"But that raises the question of why people want to park their funds in Singapore and hold Sing dollar-denominated assets."

      It's called network externalities or clustering. Having built up a presence as a regional financial centre over the last couple hundred years, and providing the necessary institutional and infrastructure support to maintain it, finance and financial institutions will naturally gravitate there.

      In very simple terms, people put their money there because other people put their money there.

      It's the same phenomenon behind the historical development of cities and industrial clusters like Silicon Valley.

    6. This sound like a chicken an egg question. I will take it there is no right neither no wrong from either of you.

      In another word, both explanation is acceptable.

    7. No definite answers. Time will prove it, either explanation or excuse.

    8. @Hisham

      Higher price levels leading to stronger currency is rather interesting in light of Numbeo's Cost of Living comparison between KL and Singapore.


      Consumer Prices in Singapore are 96.36% higher than in Kuala Lumpur
      Consumer Prices Including Rent in Singapore are 168.56% higher than in Kuala Lumpur
      Rent Prices in Singapore are 345.55% higher than in Kuala Lumpur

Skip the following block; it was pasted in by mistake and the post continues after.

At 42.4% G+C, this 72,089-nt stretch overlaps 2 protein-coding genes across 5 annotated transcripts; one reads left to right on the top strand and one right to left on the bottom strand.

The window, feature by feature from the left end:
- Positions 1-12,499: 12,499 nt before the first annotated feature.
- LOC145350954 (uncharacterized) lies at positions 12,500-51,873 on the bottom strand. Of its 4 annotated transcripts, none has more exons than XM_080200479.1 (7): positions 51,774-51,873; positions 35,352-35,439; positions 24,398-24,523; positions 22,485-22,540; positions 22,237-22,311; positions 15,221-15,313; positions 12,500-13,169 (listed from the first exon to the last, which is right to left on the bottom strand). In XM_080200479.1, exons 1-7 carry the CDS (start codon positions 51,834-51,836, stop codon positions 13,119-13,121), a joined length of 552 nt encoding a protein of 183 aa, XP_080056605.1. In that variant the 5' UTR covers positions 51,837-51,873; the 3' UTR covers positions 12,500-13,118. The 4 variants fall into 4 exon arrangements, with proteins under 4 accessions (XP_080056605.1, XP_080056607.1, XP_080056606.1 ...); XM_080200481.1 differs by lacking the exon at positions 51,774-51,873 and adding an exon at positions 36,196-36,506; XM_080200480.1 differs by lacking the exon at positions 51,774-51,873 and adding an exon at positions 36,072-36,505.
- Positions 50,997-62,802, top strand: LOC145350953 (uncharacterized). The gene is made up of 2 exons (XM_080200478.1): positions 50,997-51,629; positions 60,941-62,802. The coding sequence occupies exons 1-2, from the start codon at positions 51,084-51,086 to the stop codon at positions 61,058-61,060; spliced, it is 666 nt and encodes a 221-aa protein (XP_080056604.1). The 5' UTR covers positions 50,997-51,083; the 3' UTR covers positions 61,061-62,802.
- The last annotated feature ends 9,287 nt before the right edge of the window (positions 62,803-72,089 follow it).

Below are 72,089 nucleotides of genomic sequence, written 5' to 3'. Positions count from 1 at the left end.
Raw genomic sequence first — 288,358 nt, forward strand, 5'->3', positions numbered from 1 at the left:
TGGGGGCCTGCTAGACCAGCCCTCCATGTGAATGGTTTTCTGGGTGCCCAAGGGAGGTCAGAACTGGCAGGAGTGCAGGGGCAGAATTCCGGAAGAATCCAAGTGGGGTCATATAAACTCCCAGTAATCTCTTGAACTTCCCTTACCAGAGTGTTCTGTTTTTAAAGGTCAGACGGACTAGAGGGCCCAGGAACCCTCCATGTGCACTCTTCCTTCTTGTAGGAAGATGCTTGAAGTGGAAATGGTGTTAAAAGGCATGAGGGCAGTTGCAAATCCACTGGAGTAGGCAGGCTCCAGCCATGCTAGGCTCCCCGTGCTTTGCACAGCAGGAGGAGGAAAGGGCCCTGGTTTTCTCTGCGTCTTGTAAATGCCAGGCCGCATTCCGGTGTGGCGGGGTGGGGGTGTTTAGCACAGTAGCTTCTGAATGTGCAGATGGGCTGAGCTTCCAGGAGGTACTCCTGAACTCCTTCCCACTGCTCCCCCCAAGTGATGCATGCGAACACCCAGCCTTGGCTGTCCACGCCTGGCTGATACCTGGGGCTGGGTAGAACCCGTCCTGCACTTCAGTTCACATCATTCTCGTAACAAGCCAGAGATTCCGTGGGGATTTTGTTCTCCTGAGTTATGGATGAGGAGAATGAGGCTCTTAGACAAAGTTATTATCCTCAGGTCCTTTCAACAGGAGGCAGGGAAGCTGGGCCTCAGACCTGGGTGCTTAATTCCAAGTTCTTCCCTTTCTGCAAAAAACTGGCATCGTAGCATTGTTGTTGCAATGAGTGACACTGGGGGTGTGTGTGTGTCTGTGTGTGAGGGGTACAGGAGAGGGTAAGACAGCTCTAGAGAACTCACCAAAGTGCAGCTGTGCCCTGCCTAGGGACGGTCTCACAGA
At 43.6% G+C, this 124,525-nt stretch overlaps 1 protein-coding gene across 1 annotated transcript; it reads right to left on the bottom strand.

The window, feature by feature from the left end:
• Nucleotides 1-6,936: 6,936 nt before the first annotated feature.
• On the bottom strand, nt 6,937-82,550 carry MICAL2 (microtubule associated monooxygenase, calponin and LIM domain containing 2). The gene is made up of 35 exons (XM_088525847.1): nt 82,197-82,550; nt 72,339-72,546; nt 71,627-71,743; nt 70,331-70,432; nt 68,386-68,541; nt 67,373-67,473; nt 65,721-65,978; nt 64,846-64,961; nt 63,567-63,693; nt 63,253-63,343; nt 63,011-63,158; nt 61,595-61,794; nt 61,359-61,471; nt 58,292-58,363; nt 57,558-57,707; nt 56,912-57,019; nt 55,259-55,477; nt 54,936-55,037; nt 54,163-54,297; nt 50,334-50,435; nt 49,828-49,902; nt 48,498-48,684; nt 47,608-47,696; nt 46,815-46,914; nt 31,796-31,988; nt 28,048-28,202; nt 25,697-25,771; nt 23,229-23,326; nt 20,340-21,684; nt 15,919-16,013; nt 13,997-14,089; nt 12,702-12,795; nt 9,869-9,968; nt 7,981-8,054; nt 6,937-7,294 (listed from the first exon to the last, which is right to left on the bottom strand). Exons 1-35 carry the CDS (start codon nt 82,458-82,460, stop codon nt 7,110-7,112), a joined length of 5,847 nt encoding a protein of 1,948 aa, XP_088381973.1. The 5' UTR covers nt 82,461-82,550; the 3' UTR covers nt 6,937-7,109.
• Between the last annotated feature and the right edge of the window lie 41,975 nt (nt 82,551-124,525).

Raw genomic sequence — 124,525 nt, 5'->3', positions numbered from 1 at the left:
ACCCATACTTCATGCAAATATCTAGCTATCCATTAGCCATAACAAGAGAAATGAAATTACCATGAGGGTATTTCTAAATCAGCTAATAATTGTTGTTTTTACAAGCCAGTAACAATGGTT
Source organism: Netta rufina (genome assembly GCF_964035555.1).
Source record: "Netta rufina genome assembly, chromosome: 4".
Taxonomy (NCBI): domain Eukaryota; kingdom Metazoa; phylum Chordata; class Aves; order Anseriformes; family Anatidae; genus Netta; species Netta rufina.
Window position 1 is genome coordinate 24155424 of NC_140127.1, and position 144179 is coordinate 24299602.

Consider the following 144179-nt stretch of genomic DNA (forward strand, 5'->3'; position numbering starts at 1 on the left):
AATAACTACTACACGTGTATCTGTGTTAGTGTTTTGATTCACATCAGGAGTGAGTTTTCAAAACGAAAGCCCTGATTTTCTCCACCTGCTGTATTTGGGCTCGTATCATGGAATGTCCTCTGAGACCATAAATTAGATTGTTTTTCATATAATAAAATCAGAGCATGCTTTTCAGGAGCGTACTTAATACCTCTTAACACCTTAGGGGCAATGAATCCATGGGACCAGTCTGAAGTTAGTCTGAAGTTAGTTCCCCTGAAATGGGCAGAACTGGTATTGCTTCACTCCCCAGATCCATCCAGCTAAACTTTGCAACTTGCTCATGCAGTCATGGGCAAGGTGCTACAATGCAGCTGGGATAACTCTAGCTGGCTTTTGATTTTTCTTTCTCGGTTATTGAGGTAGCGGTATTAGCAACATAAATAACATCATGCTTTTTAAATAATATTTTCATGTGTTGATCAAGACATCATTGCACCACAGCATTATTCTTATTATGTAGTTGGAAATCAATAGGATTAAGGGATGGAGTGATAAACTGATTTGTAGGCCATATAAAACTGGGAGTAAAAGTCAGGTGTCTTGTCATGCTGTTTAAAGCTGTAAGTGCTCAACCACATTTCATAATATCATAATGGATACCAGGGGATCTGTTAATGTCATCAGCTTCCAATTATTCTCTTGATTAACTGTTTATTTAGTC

Restaurant Prices in Singapore are 121.58% higher than in Kuala Lumpur
      Groceries Prices in Singapore are 72.75% higher than in Kuala Lumpur
      Local Purchasing Power in Singapore is 12.14% lower than in Kuala Lumpur

  2. Dear Sir,

    your forecast does not align well with the 2014 forecast by Malaysia Institute of Economic Research:

    Can we conclude that MIER is less clever than you ?

    Appreciate your reply

    Thank you

    1. @anon

      I don't think this is a case of who's cleverer.

      That's an awfully written analysis, compounded by mistakes in characterising actual policy and policy trade-offs. The stuff on the Ringgit is almost totally wrong (BNM is committed to a floating exchange rate - the current undervaluation is entirely market driven, not policy driven). Recommending fiscal and monetary tightening at the same time (given the projected outlook of slower growth), is insane. Nor do I see any evidence that inflation expectations are increasing - core inflation spiked with the the increase in taxes and duties (e.g. on alcohol), but is now back within its previous range.

      To be fair, MIER has had some trouble lately, with both funding and personnel.

  3. Thank you for the forecast report, well discussed here.